Facebook Hosts 10 Billion Photos

I’m a sucker for huge numbers, and Facebook’s engineering team has shared a pretty interesting data point: Facebook users have now uploaded more than 10 billion photos. More than 300,000 images are served every second.

Facebook’s 10 billion images easily outdistances the largest photo-sharing sites. Photobucket hosts about 6.2 billion photos, while Flickr has 2 billion, according to CNet

So Facebook users upload a ton of photos. What’s the significance? Those photos have to live somewhere. Facebook now has more than 1 petabyte of photo storage, and at least 2 terabytes of photos are uploaded every day. That will drive demand for more servers and more data center space.

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About the Author

Rich Miller is the founder and editor at large of Data Center Knowledge, and has been reporting on the data center sector since 2000. He has tracked the growing impact of high-density computing on the power and cooling of data centers, and the resulting push for improved energy efficiency in these facilities.

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  1. Of course, Facebook reduces all photos they upload down to 600x450px, roughly 40k each - while Flickr (for example) stores up to six sizes of each photo including the full original, which could easily total 4MB of data for every photo uploaded from a 5MP camera. Taking these as averages, that would put Flickr at 7.5 petabytes to less then half of 1 petabyte for Facebook (of actual photo data).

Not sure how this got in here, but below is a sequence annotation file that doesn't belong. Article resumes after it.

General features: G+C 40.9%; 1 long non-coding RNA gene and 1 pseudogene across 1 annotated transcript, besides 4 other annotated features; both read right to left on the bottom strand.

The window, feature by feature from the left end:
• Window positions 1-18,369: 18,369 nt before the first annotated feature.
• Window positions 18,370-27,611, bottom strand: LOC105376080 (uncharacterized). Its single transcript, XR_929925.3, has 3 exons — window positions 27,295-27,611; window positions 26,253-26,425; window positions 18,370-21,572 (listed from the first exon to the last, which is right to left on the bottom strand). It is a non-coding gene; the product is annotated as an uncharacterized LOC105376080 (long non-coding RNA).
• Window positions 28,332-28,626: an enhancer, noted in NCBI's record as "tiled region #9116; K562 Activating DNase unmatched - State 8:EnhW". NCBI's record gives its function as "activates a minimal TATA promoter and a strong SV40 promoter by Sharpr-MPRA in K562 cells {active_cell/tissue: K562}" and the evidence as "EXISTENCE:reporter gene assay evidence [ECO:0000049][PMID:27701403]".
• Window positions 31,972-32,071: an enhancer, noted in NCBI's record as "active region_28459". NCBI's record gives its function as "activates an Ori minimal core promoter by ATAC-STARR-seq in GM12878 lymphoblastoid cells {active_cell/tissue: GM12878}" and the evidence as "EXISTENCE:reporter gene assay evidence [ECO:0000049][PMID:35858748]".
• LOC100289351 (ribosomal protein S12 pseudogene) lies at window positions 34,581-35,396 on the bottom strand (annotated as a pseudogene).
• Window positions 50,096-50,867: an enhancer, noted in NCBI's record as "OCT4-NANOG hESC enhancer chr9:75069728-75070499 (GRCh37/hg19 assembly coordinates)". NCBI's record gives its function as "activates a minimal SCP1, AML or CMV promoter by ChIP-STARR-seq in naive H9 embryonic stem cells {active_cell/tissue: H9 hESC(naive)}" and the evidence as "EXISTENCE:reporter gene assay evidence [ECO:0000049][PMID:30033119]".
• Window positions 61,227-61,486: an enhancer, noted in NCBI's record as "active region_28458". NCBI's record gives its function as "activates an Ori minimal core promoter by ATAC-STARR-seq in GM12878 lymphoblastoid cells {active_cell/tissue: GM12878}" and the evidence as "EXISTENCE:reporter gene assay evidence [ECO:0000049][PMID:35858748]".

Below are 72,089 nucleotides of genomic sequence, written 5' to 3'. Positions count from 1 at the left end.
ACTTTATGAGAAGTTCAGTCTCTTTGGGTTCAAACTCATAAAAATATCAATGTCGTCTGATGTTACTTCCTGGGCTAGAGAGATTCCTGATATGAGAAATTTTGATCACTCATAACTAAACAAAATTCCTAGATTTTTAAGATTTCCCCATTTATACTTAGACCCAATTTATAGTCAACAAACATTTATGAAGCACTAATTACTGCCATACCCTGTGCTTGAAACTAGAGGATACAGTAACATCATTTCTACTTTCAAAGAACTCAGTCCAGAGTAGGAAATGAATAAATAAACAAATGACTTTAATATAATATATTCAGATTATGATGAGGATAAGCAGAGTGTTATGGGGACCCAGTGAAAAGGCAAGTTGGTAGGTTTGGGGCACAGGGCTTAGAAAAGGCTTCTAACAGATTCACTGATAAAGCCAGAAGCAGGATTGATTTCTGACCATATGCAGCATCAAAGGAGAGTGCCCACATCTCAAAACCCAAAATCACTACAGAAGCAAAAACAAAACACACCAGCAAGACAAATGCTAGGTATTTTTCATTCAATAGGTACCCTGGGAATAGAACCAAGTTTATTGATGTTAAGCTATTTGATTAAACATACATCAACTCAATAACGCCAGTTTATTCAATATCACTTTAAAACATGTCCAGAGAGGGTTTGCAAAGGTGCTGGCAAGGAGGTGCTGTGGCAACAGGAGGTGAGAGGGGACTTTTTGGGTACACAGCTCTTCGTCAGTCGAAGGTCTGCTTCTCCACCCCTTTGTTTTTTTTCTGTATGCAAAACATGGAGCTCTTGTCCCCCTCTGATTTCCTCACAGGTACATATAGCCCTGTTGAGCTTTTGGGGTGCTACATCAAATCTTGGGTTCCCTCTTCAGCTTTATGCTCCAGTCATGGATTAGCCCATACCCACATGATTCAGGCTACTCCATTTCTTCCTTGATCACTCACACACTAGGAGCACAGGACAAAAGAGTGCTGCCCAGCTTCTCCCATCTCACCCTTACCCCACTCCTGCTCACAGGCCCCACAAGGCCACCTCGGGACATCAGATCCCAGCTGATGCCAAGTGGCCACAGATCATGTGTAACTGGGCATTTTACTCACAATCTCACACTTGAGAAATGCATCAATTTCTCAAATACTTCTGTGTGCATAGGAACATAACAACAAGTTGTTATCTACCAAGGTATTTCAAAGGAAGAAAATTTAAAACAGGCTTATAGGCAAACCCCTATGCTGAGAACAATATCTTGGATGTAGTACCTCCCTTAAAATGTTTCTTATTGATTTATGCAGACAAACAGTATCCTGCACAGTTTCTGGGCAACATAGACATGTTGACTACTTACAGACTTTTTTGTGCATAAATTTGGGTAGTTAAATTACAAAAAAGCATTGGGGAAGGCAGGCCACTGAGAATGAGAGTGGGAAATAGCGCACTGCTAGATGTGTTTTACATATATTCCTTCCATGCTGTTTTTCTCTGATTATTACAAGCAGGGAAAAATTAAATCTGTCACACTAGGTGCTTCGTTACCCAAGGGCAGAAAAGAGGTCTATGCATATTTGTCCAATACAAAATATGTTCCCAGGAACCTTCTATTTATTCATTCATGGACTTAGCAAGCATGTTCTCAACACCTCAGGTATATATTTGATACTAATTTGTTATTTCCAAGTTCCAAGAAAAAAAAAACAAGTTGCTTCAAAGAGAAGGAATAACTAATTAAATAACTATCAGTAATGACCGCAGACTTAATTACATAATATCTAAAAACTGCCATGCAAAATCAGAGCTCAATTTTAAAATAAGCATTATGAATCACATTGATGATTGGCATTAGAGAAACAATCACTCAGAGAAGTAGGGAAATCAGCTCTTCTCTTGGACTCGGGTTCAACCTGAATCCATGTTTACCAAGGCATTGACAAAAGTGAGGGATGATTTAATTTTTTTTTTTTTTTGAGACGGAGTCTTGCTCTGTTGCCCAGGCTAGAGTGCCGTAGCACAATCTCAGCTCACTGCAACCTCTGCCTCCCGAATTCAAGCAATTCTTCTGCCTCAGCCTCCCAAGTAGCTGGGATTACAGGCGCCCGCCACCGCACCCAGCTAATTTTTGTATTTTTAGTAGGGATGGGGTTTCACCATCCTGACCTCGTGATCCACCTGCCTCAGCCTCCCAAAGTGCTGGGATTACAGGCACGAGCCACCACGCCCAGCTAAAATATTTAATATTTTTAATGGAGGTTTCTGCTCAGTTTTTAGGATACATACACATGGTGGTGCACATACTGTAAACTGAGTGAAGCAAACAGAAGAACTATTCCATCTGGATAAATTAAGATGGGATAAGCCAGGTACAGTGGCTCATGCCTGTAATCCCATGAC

2. Facebook's Doug Beaver writes that "we actually store four image sizes for each uploaded photo, so that’s over 40 billion files." That's still shy of the six versions at Flickr, but might affect the calculations.

  3. True, but he also says that the largest one of those sizes is the ~40kb version shown on photo.php. Even doubling the total data per photo to 80kb doesn't quite get you to one PB.